THE Australian Small Business and Family Enterprise Ombudsman Kate Carnell said thousands of small businesses in the screen production industry could be left on the cutting room floor, if Australian content quotas are not reinstated.
Ms Carnell said the emergency quota suspension introduced in response to the COVID-19 crisis has taken a heavy toll on the screen production industry, 86 percent of which are small businesses. She called on the Federal Government and the Australian Communications and Media Authority (ACMA) to provide certainty to the struggling industry.
“As it stands, Australian broadcasters are under no obligation to produce new, locally made content until the end of this year at the earliest,” Ms Carnell said.
“This is hurting thousands of small production companies that would ordinarily be creating Australia’s best drama, documentaries and children’s content. We know that many of these small production companies are ready to return to work, but there are limited projects in the pipeline due to the uncertainty over how long this quota suspension will remain in place.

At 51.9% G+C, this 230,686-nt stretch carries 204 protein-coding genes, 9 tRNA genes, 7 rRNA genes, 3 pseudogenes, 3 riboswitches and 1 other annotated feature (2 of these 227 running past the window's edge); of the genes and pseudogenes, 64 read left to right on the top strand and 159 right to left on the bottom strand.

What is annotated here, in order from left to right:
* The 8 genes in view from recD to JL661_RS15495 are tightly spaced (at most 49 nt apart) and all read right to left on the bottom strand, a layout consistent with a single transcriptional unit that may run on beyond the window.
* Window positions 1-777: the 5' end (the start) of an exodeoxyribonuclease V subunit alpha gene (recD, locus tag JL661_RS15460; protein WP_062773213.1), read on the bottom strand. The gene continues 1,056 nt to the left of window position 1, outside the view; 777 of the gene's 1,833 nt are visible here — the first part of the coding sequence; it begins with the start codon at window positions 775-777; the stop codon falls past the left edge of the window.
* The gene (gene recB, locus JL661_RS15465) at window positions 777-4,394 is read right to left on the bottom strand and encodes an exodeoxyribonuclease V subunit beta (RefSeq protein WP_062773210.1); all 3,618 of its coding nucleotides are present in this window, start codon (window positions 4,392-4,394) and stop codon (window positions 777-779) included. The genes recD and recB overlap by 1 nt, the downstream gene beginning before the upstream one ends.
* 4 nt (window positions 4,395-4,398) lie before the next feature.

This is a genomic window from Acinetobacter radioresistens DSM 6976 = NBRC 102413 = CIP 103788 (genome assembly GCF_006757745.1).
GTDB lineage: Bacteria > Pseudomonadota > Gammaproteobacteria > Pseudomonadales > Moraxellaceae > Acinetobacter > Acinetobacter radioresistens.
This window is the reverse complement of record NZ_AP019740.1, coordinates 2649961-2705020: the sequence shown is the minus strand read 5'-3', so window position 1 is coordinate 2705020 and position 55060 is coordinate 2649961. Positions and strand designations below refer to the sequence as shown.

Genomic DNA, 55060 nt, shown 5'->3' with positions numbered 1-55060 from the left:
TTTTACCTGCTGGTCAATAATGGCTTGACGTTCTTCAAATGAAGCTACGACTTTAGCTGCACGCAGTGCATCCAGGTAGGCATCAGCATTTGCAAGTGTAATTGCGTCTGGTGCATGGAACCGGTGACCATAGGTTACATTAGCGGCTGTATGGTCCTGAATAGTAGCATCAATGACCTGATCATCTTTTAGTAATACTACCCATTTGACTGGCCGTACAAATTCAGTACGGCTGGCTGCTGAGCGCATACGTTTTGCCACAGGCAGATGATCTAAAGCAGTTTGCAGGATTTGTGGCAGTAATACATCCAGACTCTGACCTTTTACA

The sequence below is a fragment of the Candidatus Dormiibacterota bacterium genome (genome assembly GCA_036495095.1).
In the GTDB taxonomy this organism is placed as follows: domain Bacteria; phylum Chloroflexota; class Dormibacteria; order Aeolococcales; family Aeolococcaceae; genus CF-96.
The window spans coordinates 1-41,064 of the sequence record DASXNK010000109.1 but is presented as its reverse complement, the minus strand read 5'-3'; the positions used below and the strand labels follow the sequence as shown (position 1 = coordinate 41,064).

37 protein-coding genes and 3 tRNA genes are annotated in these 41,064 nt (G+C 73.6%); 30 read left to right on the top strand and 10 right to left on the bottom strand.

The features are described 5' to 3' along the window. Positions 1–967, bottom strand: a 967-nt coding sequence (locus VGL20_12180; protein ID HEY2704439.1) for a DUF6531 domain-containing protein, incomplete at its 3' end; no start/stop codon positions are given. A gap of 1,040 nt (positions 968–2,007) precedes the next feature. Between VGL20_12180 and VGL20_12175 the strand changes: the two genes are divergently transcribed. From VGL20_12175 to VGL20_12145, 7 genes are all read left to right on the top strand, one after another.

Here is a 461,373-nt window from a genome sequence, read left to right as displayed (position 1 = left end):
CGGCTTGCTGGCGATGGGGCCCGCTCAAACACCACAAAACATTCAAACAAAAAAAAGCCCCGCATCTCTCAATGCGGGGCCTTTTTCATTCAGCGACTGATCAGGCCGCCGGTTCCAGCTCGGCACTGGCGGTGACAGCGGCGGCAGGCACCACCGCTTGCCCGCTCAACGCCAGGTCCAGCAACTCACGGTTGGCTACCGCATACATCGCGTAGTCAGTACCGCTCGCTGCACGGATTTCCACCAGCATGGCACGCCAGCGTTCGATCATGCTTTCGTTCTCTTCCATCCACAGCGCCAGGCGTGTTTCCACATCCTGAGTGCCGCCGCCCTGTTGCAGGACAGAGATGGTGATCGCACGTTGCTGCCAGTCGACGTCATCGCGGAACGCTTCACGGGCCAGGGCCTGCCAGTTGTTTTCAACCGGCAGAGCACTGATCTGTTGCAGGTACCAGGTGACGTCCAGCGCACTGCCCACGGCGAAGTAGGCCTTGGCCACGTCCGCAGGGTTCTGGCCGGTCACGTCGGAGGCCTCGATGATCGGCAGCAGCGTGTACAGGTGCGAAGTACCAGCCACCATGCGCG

“It’s very difficult to attract investment under these circumstances, which could ultimately drive many of these small businesses to the brink. That’s devastating for the small businesses involved and the entire production industry," Ms Carnell said.
“It also has significant ramifications for our culture and the telling of Australian stories. What would we do without Bluey or iconic Australian films such as Crocodile Dundee or Top End Wedding?
“Equally, this could have serious economic consequences. Deloitte Access Economics estimates the Australian film and television industries directly contribute $5.8 billion to the economy and about 46,000 full times jobs.
“The industry needs a clear commitment that the quota suspension period will not be extended beyond 2020. The government should also ensure mandatory Australian-made quotas apply to all other streaming services.
“While the government has invested in attracting foreign productions to our shores, much more could be done to directly foster the Australian screen production industry.”